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dc.contributor.authorTavares, Silvia Garcia
dc.contributor.authorSwaffield, Simon R.
dc.contributor.authorStewart, Emma
dc.date.accessioned2013-05-08T23:42:20Z
dc.date.available2013-05-08T23:42:20Z
dc.date.issued2013-05
dc.identifier.isbn978‐0‐86476‐321‐1
dc.identifier.issn2230‐4207
dc.identifier.urihttps://hdl.handle.net/10182/5422
dc.description.abstractA series of earthquakes has forced Christchurch to re-plan and rebuild. Discussions about rebuilding strategies have emphasized the intention of making it a city for the future, sustainable and vibrant. This paper discusses the relationship between microclimate and urban culture in Christchurch based upon the concept of urban comfort. It explores the relationships between environment, people and culture to help understand the local requirements for urban landscape design. In this paper we claim that cultural requirements also should be taken into account when looking for sustainable strategies. A distinctive feature of this research is its focus on the way people are adapting to both surviving prequake and new post‐quake environments. Preliminary findings from the first year of field work using participant observation and 61 in‐depth interviews with Christchurch residents are presented. The interviews were carried out in a variety of urban settings including: established sites (places sustaining relatively little damage) and emerging sites (those requiring rebuilding) during 2011‐2012. Evidence from the interviews highlight future challenges regarding sustainability and urban comfort issues. Post‐quake Christchurch presents a remarkable opportunity to design an urban landscape which provides environmental, economic, social and cultural sustainability. However, to achieve successful outcomes it is fundamental to respond to the local culture. Field data suggest that the strong connections between urban and rural settings present in local culture, lifestyle and landscape generate a particular aesthetic and recreation preference for urban spaces, which should be considered in the urban landscape design strategies.en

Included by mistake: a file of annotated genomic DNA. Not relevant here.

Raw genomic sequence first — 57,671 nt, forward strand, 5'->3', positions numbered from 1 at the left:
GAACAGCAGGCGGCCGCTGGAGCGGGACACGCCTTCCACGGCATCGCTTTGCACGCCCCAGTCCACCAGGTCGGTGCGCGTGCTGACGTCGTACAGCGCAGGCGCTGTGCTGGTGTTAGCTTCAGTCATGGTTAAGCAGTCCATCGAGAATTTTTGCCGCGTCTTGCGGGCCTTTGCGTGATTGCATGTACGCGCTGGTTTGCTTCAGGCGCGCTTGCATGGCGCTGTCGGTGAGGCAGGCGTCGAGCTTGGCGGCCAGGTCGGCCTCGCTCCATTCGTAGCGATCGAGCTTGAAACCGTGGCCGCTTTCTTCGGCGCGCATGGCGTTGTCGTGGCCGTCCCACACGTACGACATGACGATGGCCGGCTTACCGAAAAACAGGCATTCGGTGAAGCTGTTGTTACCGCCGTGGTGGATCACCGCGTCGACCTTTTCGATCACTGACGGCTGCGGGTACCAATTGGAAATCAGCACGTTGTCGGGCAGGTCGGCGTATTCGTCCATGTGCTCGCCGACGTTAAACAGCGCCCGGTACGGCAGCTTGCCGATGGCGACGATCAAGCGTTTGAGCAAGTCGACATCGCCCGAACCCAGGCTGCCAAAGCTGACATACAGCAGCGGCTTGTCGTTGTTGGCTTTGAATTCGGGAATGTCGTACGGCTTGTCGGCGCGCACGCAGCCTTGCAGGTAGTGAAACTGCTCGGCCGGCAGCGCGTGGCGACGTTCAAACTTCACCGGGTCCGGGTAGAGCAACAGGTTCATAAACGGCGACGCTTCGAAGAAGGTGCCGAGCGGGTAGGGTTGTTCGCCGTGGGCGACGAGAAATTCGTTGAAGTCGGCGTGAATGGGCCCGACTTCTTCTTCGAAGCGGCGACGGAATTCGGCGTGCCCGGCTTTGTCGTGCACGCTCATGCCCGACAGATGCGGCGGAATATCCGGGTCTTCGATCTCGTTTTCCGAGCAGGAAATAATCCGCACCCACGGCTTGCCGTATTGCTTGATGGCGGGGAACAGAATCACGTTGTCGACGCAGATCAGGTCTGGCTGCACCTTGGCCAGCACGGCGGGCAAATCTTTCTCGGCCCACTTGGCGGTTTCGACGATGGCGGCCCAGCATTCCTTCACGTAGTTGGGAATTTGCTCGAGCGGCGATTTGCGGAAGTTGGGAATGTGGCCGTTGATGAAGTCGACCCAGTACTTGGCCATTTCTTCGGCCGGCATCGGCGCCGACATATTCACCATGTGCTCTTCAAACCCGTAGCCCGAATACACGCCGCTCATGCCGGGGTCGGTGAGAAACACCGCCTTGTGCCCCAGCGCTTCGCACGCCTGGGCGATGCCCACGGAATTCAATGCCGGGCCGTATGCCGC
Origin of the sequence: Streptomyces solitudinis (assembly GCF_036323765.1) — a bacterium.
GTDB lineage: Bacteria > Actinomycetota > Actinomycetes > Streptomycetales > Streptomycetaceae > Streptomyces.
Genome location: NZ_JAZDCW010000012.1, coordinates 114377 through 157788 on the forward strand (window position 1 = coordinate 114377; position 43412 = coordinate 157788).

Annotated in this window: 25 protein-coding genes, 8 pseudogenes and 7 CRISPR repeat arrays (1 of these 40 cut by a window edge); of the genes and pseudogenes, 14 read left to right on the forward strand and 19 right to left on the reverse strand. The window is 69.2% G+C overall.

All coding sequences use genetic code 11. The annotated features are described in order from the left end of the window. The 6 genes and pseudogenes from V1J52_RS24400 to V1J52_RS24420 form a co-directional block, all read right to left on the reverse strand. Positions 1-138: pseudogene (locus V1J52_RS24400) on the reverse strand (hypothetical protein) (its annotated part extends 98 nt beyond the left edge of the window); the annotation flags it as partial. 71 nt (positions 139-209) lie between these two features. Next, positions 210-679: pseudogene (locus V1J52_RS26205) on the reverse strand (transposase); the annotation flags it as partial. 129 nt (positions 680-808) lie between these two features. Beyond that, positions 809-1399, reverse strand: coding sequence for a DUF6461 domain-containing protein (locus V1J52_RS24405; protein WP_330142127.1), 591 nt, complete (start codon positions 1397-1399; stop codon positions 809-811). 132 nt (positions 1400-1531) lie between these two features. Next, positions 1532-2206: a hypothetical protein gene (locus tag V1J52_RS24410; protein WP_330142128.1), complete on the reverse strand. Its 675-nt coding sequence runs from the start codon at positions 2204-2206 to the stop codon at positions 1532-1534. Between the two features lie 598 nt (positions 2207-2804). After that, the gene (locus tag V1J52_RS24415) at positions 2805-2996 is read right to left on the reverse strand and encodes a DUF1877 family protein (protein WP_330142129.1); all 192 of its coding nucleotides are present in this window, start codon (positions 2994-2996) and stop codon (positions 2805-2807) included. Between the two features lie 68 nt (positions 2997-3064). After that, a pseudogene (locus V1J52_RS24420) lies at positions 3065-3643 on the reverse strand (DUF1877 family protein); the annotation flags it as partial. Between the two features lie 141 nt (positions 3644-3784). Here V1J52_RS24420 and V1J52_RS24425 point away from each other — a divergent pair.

dc.language.isoenen
dc.publisherLincoln University. Department of Social Science, Parks, Recreation, Tourism and Sport.en
dc.relationThe original publication is available from http://www.lincoln.ac.nz/leapen
dc.relation.ispartofseriesLand Environment and People Research Paper ; no. 19en
dc.relation.urihttp://www.lincoln.ac.nz/Research/Research-Centres/Centre-for-Land-Environment-and-People/LEaP-Publications/
dc.rights©LEaP, Lincoln University, New Zealand 2012. This information may be copied or reproduced electronically and distributed to others without restriction, provided LEaP, Lincoln University is acknowledged as the source of information. Under no circumstances may a charge be made for this information without the express permission of LEaP, Lincoln University, New Zealanden
dc.subjecturban comforten
dc.subjectmicroclimateen
dc.subjectcultureen
dc.subjectlandscape designen
dc.subjectChristchurchen
dc.subjectearthquakesen
dc.titleSustainability, microclimate and culture in post-earthquake Christchurchen
dc.typeMonographen
lu.contributor.unitDepartment of Social Science, Parks, Recreation, Tourism and Sporten
dc.subject.anzsrc120107 Landscape Architectureen
dc.subject.anzsrc120508 Urban Designen


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